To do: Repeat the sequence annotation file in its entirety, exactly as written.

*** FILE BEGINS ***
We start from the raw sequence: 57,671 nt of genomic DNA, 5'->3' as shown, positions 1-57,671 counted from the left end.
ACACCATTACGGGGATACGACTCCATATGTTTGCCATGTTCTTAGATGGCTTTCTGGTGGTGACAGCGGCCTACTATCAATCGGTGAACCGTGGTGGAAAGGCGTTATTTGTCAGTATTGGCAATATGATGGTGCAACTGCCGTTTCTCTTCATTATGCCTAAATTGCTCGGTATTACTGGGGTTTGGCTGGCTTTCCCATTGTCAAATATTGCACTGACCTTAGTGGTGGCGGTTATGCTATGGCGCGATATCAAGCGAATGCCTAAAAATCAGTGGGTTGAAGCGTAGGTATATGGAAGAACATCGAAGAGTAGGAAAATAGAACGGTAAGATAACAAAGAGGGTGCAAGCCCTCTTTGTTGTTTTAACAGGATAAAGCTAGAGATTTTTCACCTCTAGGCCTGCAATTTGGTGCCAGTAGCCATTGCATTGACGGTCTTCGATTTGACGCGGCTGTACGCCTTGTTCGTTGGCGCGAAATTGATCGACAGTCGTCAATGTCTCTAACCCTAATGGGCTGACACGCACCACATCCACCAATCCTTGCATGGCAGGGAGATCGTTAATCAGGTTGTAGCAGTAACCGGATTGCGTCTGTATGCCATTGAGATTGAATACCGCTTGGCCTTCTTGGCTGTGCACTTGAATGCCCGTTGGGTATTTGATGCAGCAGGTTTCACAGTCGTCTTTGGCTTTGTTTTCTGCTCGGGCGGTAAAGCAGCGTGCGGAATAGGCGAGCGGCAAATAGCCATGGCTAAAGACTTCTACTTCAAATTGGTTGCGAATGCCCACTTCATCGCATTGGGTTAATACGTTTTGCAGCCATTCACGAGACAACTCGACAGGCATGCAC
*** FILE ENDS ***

We start from the raw sequence: 57,671 nt of genomic DNA, 5'->3' as shown, positions 1-57,671 counted from the left end.
ACACCATTACGGGGATACGACTCCATATGTTTGCCATGTTCTTAGATGGCTTTCTGGTGGTGACAGCGGCCTACTATCAATCGGTGAACCGTGGTGGAAAGGCGTTATTTGTCAGTATTGGCAATATGATGGTGCAACTGCCGTTTCTCTTCATTATGCCTAAATTGCTCGGTATTACTGGGGTTTGGCTGGCTTTCCCATTGTCAAATATTGCACTGACCTTAGTGGTGGCGGTTATGCTATGGCGCGATATCAAGCGAATGCCTAAAAATCAGTGGGTTGAAGCGTAGGTATATGGAAGAACATCGAAGAGTAGGAAAATAGAACGGTAAGATAACAAAGAGGGTGCAAGCCCTCTTTGTTGTTTTAACAGGATAAAGCTAGAGATTTTTCACCTCTAGGCCTGCAATTTGGTGCCAGTAGCCATTGCATTGACGGTCTTCGATTTGACGCGGCTGTACGCCTTGTTCGTTGGCGCGAAATTGATCGACAGTCGTCAATGTCTCTAACCCTAATGGGCTGACACGCACCACATCCACCAATCCTTGCATGGCAGGGAGATCGTTAATCAGGTTGTAGCAGTAACCGGATTGCGTCTGTATGCCATTGAGATTGAATACCGCTTGGCCTTCTTGGCTGTGCACTTGAATGCCCGTTGGGTATTTGATGCAGCAGGTTTCACAGTCGTCTTTGGCTTTGTTTTCTGCTCGGGCGGTAAAGCAGCGTGCGGAATAGGCGAGCGGCAAATAGCCATGGCTAAAGACTTCTACTTCAAATTGGTTGCGAATGCCCACTTCATCGCATTGGGTTAATACGTTTTGCAGCCATTCACGAGACAACTCGACAGGCATGCAC